In many cases, the owner may not observe the early signs of chronic renal disease/failure, and the animals are very ill by the time they are examined by a veterinarian. In these cases, the goal of therapy is first, to stabilize the animal and then determine the cause of the renal disease (i.e., neoplasia, abscessation, tubulonephrosis, etc.), and perform specific therapies including surgery, if needed, to resolve the immediate crisis. Long-term therapy involves evaluating and possibly reducing the protein intake of the diet. Herbivorous lizards should not be given any animal or insect protein. Carnivorous tegus and monitors should be offered less concentrated protein sources (i.e., whole minced chicken or mice, Hill's u/d diet). Insectivorous lizards should be offered lower protein insects such as mealworms and earthworms, avoiding higher protein cockroaches, wax worms and locusts. If however, weight loss occurs because too much protein is lost in the urine, an increase in high quality dietary protein may be required. Long-term allopurinol therapy may be used to reduce uric acid production. If the animal's blood level of phosphorous is high, phosphate binders (e.g., aluminum hydroxide or calcium acetate) may be used. Oral calcium supplements, such as Neo-Calglucon (Nutrobal) may be needed. The use of full spectrum light (i.e., Zoo Med Reptisun 5.0 or Iguana Light) or preferably if possible direct unblocked exposure to natural sunlight should be provided to induce the natural production of vitamin D3. The serum levels of calcium and phosphorus and the ratio should be monitored on a regular basis. Proper humidity levels need to be maintained in the habitat, the animal may need to be soaked in water periodically, and water may need to be added to the food items. Anabolic steroids and vitamin B complex injections may be used stimulate the animal's appetite.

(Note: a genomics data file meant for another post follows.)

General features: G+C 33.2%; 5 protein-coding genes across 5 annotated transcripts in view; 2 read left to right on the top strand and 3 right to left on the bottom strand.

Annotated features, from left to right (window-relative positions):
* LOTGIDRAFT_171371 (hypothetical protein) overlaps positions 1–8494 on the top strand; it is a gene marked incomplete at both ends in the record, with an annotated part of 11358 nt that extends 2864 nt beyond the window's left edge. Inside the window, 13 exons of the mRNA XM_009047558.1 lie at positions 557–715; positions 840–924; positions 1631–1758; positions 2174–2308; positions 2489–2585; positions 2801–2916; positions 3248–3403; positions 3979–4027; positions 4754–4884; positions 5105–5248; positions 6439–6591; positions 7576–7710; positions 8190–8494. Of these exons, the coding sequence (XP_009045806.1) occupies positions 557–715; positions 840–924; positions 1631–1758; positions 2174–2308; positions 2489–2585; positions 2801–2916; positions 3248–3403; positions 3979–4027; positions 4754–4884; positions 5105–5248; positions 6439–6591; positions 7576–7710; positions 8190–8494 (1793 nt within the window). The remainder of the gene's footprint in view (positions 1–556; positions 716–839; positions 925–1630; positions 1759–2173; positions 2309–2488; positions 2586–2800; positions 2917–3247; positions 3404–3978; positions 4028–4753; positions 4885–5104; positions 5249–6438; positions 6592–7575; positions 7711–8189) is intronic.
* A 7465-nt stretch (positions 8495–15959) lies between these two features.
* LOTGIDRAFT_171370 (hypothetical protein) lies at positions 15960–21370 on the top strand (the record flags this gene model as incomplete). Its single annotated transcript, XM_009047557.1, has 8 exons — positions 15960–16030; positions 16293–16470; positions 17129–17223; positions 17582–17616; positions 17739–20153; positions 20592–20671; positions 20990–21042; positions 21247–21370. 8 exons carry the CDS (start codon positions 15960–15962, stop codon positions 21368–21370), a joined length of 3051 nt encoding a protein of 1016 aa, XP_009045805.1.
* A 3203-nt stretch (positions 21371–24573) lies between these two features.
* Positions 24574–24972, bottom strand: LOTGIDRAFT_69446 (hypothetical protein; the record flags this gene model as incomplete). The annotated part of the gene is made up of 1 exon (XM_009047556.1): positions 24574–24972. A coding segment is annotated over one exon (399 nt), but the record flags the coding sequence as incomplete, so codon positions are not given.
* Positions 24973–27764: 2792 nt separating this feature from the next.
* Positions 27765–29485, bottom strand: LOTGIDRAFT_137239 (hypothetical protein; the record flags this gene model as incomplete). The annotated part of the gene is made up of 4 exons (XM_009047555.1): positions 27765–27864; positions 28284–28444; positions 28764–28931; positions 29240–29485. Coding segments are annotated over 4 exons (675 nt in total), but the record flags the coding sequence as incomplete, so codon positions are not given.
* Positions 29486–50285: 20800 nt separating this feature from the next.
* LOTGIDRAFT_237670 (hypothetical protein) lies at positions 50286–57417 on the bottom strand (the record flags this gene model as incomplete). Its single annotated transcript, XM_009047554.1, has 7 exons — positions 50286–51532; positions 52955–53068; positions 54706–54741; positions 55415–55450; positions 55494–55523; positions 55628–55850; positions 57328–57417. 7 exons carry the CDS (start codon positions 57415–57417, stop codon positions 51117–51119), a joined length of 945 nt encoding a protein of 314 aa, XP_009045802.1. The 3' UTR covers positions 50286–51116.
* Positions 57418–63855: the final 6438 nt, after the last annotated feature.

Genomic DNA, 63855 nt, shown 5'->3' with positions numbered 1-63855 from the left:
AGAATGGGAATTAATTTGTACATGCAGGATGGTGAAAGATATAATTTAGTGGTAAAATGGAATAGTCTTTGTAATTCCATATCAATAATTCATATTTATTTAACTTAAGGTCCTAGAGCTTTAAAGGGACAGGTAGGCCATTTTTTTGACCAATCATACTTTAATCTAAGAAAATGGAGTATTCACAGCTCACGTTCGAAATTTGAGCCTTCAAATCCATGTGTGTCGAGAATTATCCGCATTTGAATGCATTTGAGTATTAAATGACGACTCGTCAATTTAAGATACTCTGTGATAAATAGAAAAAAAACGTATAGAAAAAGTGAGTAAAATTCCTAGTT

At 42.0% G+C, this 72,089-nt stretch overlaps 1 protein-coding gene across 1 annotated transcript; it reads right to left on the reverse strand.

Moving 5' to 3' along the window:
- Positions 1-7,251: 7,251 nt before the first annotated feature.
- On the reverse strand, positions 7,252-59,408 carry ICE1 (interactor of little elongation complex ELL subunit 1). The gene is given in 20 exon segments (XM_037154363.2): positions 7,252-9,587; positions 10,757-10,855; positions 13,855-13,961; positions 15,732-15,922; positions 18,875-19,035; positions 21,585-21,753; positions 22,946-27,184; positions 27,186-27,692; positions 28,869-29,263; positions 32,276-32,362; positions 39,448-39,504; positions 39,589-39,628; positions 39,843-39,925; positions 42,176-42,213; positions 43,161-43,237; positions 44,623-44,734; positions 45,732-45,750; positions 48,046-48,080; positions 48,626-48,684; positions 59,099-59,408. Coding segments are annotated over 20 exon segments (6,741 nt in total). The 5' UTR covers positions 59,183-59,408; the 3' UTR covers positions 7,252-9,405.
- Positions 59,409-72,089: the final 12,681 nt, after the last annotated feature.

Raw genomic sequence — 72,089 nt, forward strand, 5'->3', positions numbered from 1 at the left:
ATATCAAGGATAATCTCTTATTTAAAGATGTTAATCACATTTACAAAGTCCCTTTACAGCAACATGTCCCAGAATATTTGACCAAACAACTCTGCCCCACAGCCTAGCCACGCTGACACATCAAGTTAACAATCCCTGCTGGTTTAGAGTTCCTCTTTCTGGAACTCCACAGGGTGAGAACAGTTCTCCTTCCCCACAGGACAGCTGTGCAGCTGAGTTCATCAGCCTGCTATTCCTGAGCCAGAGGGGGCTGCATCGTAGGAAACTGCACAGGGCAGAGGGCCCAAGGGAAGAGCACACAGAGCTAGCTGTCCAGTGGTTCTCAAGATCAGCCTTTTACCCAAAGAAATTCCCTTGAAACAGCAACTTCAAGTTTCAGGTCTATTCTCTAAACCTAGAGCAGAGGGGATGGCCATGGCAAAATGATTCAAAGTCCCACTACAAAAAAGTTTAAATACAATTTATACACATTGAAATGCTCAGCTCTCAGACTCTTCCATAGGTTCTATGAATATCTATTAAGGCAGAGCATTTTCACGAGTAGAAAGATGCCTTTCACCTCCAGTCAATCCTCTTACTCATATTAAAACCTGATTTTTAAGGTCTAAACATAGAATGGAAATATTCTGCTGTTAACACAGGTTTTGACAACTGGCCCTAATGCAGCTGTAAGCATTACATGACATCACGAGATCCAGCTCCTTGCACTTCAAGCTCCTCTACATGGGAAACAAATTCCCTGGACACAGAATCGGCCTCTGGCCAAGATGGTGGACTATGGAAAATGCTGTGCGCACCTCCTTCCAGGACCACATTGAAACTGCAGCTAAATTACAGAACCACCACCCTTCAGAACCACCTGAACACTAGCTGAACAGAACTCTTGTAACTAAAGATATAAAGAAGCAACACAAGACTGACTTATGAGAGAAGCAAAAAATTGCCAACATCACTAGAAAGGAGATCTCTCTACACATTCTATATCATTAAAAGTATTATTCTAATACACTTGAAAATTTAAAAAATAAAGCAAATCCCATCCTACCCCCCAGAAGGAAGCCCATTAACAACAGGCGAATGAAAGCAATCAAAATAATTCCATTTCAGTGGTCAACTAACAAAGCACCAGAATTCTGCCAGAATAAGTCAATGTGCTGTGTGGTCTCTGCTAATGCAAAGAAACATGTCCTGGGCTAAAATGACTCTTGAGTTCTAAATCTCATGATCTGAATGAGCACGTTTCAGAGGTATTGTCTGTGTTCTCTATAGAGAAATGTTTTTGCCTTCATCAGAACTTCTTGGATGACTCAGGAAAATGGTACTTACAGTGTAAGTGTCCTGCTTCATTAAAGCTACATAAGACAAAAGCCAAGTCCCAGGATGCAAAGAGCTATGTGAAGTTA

If acute renal disease or failure is not resolved, or chronic renal disease progresses untreated – then the outcome will most often be gout. Acute episodes of gout may be treated symptomatically but widespread visceral gout is the result of end stage kidney disease and the prognosis is usually grave.
As mentioned, gout is the end result of an inability of a reptile to properly excrete uric acid. Dietary management may be warranted when animals are at risk for gout, or when a case is diagnosed early in its course. In animals, dietary management is achieved when rations are formulated with ingredients that are low in purines and that promote acidification of the urine.
Very little research has been done in determining the proper treatment of gout in reptiles, and it is therefore not known/documented for certain whether or not the medications used in humans will achieve the same desired effects in reptiles. Also, in human medicine, the dosages for these drugs have been well established. Little information has been published for their use in reptiles. Therefore, the dosages used for reptile patients have been calculated extrapolating from the human dosages. These drugs are not without side effects – and therefore caution must be exercised when using these medications.
Kidney related diseases are a major cause of illness and death in captive reptiles and amphibians. I believe that improper captive husbandry and diet are the most common predisposing causes of chronic renal failure in these animals. Providing the appropriate husbandry of each species will lessen the potential for renal problems in the future.